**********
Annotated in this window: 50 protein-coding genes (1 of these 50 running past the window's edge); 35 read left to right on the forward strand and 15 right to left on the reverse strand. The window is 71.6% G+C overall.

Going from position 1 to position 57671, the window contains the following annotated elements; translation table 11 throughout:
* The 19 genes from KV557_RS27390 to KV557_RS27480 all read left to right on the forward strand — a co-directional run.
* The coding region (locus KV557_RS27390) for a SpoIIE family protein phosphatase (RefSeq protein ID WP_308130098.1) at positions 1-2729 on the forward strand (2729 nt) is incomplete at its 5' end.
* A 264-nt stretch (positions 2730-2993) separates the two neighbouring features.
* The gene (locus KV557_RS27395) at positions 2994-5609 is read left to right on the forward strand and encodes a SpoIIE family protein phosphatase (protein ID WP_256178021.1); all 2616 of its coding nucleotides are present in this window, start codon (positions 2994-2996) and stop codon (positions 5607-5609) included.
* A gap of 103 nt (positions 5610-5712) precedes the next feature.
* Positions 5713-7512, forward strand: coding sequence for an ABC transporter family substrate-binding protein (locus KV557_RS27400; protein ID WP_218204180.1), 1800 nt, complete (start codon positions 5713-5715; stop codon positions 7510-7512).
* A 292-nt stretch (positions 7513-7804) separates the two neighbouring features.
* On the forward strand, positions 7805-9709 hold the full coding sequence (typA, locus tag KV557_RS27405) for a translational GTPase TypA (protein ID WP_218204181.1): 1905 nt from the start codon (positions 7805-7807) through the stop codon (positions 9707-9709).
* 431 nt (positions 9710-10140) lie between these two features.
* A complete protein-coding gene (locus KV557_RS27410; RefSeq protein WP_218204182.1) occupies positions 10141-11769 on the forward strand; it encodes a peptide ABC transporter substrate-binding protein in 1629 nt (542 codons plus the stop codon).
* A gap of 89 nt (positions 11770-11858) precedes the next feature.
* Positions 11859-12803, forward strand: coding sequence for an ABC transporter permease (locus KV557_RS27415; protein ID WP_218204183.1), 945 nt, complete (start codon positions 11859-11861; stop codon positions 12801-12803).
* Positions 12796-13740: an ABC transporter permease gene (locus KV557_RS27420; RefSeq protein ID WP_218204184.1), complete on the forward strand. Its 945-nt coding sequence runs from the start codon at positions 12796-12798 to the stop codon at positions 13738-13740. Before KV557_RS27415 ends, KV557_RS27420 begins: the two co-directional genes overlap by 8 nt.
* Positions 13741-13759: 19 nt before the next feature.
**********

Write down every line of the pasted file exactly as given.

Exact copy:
Annotated in this window: 50 protein-coding genes (1 of these 50 running past the window's edge); 35 read left to right on the forward strand and 15 right to left on the reverse strand. The window is 71.6% G+C overall.

Going from position 1 to position 57671, the window contains the following annotated elements; translation table 11 throughout:
* The 19 genes from KV557_RS27390 to KV557_RS27480 all read left to right on the forward strand — a co-directional run.
* The coding region (locus KV557_RS27390) for a SpoIIE family protein phosphatase (RefSeq protein ID WP_308130098.1) at positions 1-2729 on the forward strand (2729 nt) is incomplete at its 5' end.
* A 264-nt stretch (positions 2730-2993) separates the two neighbouring features.
* The gene (locus KV557_RS27395) at positions 2994-5609 is read left to right on the forward strand and encodes a SpoIIE family protein phosphatase (protein ID WP_256178021.1); all 2616 of its coding nucleotides are present in this window, start codon (positions 2994-2996) and stop codon (positions 5607-5609) included.
* A gap of 103 nt (positions 5610-5712) precedes the next feature.
* Positions 5713-7512, forward strand: coding sequence for an ABC transporter family substrate-binding protein (locus KV557_RS27400; protein ID WP_218204180.1), 1800 nt, complete (start codon positions 5713-5715; stop codon positions 7510-7512).
* A 292-nt stretch (positions 7513-7804) separates the two neighbouring features.
* On the forward strand, positions 7805-9709 hold the full coding sequence (typA, locus tag KV557_RS27405) for a translational GTPase TypA (protein ID WP_218204181.1): 1905 nt from the start codon (positions 7805-7807) through the stop codon (positions 9707-9709).
* 431 nt (positions 9710-10140) lie between these two features.
* A complete protein-coding gene (locus KV557_RS27410; RefSeq protein WP_218204182.1) occupies positions 10141-11769 on the forward strand; it encodes a peptide ABC transporter substrate-binding protein in 1629 nt (542 codons plus the stop codon).
* A gap of 89 nt (positions 11770-11858) precedes the next feature.
* Positions 11859-12803, forward strand: coding sequence for an ABC transporter permease (locus KV557_RS27415; protein ID WP_218204183.1), 945 nt, complete (start codon positions 11859-11861; stop codon positions 12801-12803).
* Positions 12796-13740: an ABC transporter permease gene (locus KV557_RS27420; RefSeq protein ID WP_218204184.1), complete on the forward strand. Its 945-nt coding sequence runs from the start codon at positions 12796-12798 to the stop codon at positions 13738-13740. Before KV557_RS27415 ends, KV557_RS27420 begins: the two co-directional genes overlap by 8 nt.
* Positions 13741-13759: 19 nt before the next feature.